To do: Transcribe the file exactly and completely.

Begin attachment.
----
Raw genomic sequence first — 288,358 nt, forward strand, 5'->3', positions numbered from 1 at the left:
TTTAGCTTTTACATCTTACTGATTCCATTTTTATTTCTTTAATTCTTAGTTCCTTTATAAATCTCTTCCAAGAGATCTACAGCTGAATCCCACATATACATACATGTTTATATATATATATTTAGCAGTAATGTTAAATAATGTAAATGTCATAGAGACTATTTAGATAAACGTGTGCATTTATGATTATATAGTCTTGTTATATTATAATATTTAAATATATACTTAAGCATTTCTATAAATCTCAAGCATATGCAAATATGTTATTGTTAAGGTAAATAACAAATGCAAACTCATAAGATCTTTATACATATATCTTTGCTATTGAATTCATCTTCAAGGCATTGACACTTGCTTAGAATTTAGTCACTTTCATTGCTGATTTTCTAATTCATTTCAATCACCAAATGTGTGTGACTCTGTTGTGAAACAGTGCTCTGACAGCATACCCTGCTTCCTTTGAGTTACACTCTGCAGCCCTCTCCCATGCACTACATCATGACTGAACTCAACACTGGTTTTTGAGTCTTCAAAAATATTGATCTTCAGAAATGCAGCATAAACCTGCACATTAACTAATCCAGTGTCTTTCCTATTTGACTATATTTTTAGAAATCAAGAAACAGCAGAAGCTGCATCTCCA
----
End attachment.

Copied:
Raw genomic sequence first — 288,358 nt, forward strand, 5'->3', positions numbered from 1 at the left:
TTTAGCTTTTACATCTTACTGATTCCATTTTTATTTCTTTAATTCTTAGTTCCTTTATAAATCTCTTCCAAGAGATCTACAGCTGAATCCCACATATACATACATGTTTATATATATATATTTAGCAGTAATGTTAAATAATGTAAATGTCATAGAGACTATTTAGATAAACGTGTGCATTTATGATTATATAGTCTTGTTATATTATAATATTTAAATATATACTTAAGCATTTCTATAAATCTCAAGCATATGCAAATATGTTATTGTTAAGGTAAATAACAAATGCAAACTCATAAGATCTTTATACATATATCTTTGCTATTGAATTCATCTTCAAGGCATTGACACTTGCTTAGAATTTAGTCACTTTCATTGCTGATTTTCTAATTCATTTCAATCACCAAATGTGTGTGACTCTGTTGTGAAACAGTGCTCTGACAGCATACCCTGCTTCCTTTGAGTTACACTCTGCAGCCCTCTCCCATGCACTACATCATGACTGAACTCAACACTGGTTTTTGAGTCTTCAAAAATATTGATCTTCAGAAATGCAGCATAAACCTGCACATTAACTAATCCAGTGTCTTTCCTATTTGACTATATTTTTAGAAATCAAGAAACAGCAGAAGCTGCATCTCCA